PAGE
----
The rest of the CBS schedule is much more predictable, even boring. That's in no way a slam against the network; it's a sign of the network's amazing core strengths every night of the week. After Thursdays, Mondays have the most changes, with two more new comedies getting launchpads: We Are Men after HIMYM and Mom after 2 Broke Girls. Given the strong buzz on Mom, we were expecting it to land the plum time slot after BBT. But perhaps the show's potential strength is what convinced CBS to put it as a lead-in for the new Monday drama Hostages. We're also happy to see CBS experimenting with having two shows share the same slot during a season: Intelligence, with Josh Holloway, will take over 10 p.m. Monday in the late winter. The Eye's dramas don't repeat as well as they once did — in other words, they're now like everything else on network TV — so it's smart for CBS to make the investment in extra original programming. NBC will still likely win Mondays, thanks to The Voice, but CBS has likely boosted its Monday lineup with these changes.
CBS has also made a smart move on Tuesdays, relocating Person of Interest into the 10 p.m. time slot where the network has struggled in recent years (and for CBS, struggle means "not dominating the hour"). While all of PoI's Thursday audience won't follow it to Tuesdays, enough will that CBS should have no problem dispatching NBC's Chicago Fire or ABC's likely dead-on-arrival Lucky 7. As noted earlier, Wednesdays are unchanged on CBS, which is probably the safest play given the changes elsewhere. At some point, however, it might make sense for CBS to try a new drama in place of Criminal Minds. Over on Fridays, CBS is finally admitting that Hawaii Five-0 has been a disappointment on Mondays, never really breaking out. The show is a massive moneymaker for the network, however, thanks to strong international interest. It will very likely boost the network's Friday lineup, and 10 p.m. drama Blue Bloods, allowing the Eye to keep raking in 5-0 profit while also improving the night. Finally, Sunday is stable, which is great news for fans of The Good Wife. It might make sense for CBS to rest the show mid-season, however, avoiding repeats and giving on-the-bench legal drama Reckless (described as "steamy" by the network) a shot to prove itself.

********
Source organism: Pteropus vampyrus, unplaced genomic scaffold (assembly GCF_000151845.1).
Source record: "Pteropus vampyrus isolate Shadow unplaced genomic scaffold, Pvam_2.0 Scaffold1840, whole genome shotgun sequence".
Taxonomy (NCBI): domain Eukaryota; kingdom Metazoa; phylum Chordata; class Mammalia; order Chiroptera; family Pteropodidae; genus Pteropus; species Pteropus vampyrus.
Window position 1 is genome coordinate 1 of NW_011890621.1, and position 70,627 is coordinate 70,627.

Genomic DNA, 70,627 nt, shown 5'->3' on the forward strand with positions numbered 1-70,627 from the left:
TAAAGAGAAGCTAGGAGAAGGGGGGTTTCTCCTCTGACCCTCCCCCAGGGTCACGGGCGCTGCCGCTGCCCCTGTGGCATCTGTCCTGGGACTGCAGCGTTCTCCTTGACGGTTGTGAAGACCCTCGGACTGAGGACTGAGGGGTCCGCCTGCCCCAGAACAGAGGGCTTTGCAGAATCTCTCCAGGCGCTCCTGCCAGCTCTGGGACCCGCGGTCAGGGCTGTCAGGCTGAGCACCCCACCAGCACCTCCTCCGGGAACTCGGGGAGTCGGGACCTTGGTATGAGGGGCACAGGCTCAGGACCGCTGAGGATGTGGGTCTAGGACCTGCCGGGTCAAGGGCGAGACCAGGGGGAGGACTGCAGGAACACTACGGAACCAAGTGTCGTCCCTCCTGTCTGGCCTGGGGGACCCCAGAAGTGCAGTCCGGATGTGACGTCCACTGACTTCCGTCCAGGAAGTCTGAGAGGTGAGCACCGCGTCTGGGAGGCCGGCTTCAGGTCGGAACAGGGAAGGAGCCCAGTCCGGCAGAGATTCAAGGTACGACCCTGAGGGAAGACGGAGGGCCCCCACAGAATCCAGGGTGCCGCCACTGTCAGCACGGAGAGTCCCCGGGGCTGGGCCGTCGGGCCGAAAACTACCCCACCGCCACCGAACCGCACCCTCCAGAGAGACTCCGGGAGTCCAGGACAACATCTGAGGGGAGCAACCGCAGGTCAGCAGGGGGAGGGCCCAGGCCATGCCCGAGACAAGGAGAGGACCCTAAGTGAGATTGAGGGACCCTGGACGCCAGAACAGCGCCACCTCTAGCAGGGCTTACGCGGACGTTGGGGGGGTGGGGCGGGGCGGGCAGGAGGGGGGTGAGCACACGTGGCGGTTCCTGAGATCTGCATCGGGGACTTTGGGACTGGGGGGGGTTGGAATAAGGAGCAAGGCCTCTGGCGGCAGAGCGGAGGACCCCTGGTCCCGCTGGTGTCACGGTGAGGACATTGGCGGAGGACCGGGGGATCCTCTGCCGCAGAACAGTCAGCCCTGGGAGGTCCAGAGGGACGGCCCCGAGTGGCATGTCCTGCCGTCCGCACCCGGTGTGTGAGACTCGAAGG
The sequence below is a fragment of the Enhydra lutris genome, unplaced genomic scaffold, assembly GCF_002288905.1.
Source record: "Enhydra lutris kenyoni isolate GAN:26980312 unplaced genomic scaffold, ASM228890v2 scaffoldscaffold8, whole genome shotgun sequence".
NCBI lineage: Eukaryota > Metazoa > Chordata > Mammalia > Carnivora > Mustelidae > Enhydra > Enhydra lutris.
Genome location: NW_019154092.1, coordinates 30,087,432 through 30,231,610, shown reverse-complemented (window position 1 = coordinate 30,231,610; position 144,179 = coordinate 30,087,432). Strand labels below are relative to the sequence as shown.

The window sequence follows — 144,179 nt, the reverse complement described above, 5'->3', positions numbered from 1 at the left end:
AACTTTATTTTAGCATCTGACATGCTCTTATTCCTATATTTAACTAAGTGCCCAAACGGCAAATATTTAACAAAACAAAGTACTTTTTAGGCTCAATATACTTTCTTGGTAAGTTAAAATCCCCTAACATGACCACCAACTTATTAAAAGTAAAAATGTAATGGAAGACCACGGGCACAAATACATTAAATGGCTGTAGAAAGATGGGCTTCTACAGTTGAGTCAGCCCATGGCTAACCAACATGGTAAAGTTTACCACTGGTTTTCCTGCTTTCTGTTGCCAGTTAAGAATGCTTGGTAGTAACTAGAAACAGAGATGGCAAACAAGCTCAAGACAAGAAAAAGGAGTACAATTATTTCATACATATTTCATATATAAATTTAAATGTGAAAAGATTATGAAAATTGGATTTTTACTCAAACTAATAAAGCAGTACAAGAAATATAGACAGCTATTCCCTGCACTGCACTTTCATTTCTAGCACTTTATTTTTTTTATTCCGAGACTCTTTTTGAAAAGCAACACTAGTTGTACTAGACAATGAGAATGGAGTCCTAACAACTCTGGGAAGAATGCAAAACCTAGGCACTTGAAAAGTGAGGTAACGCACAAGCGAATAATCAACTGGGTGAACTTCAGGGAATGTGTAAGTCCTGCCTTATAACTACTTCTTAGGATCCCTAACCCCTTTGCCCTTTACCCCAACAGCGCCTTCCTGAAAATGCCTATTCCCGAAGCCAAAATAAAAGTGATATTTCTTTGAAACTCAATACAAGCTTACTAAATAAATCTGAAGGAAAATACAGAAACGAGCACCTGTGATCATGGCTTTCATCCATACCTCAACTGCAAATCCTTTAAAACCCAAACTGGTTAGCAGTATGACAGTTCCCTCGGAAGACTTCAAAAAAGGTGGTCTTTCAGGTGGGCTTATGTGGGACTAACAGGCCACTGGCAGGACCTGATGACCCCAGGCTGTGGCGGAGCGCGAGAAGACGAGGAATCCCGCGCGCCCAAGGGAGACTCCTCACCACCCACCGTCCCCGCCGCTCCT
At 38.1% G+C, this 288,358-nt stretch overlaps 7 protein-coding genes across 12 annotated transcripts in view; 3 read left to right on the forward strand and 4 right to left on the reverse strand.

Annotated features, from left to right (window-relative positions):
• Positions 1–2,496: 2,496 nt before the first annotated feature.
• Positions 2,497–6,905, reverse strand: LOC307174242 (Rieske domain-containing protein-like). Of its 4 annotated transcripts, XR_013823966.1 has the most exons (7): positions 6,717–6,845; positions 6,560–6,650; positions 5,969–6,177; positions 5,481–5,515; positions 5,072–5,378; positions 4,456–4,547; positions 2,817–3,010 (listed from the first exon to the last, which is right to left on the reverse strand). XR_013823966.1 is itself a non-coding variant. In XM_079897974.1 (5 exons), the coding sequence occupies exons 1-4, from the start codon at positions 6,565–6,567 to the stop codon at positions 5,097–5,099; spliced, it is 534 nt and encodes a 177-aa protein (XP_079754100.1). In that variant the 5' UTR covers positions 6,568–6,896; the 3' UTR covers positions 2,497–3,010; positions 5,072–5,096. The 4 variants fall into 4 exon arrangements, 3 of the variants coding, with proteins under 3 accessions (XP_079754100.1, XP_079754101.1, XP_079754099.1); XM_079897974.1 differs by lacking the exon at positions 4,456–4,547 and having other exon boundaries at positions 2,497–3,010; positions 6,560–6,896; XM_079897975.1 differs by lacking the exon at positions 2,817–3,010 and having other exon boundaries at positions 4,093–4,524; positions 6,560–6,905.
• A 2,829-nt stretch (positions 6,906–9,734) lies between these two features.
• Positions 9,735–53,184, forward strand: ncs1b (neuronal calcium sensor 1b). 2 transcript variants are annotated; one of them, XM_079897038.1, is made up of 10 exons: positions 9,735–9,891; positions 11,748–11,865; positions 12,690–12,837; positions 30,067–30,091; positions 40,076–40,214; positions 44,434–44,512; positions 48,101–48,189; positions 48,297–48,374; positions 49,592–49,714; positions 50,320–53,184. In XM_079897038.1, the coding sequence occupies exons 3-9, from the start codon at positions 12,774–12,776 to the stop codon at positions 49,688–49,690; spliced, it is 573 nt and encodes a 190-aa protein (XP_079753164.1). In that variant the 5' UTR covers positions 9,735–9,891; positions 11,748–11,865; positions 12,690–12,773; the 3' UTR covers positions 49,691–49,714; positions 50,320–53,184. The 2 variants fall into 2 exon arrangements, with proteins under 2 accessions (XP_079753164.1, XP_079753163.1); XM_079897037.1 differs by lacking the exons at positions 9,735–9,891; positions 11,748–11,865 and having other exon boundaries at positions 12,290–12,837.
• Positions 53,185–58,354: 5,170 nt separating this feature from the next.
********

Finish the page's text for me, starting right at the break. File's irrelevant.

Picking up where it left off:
During a news conference with reporters Wednesday, CBS boss Leslie Moonves responded to a comment by ABC's Jimmy Kimmel that the Eye was filled with "smug motherfuckers." "You don't call someone 'smug motherfuckers' unless they're winning," Moonves joked. And CBS is very much winning right now. As Moonves noted, the network's average audience of around 11 million viewers is about 4 million viewers more than what its rivals pull in every week. And it's about ten times the audience even the biggest cable networks average in prime time on any given week, even if individual shows such as The Walking Dead and Duck Dynasty now rub shoulders with some CBS series. It's very easy to mock CBS because so many of its shows aren't "cool," and, yes, old people really, really like its programming. But a lot of younger folks watch, too, and they watch consistently. Kahl said his new lineup was "built to last." For that to be true, CBS will have to have more hits than it did this season, when only Elementary graduated to a second season. But if those hits come? CBS should be No. 1 for a long time to come.